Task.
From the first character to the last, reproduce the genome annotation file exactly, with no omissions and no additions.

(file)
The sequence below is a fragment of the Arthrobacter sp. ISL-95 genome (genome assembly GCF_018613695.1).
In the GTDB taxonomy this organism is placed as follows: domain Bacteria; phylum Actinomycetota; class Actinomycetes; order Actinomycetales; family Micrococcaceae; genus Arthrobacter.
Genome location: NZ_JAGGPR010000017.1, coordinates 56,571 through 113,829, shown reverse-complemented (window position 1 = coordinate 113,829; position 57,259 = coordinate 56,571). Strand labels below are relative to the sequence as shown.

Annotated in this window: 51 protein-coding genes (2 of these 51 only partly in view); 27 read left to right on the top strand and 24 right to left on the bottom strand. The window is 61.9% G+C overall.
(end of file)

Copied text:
The sequence below is a fragment of the Arthrobacter sp. ISL-95 genome (genome assembly GCF_018613695.1).
In the GTDB taxonomy this organism is placed as follows: domain Bacteria; phylum Actinomycetota; class Actinomycetes; order Actinomycetales; family Micrococcaceae; genus Arthrobacter.
Genome location: NZ_JAGGPR010000017.1, coordinates 56,571 through 113,829, shown reverse-complemented (window position 1 = coordinate 113,829; position 57,259 = coordinate 56,571). Strand labels below are relative to the sequence as shown.

Annotated in this window: 51 protein-coding genes (2 of these 51 only partly in view); 27 read left to right on the top strand and 24 right to left on the bottom strand. The window is 61.9% G+C overall.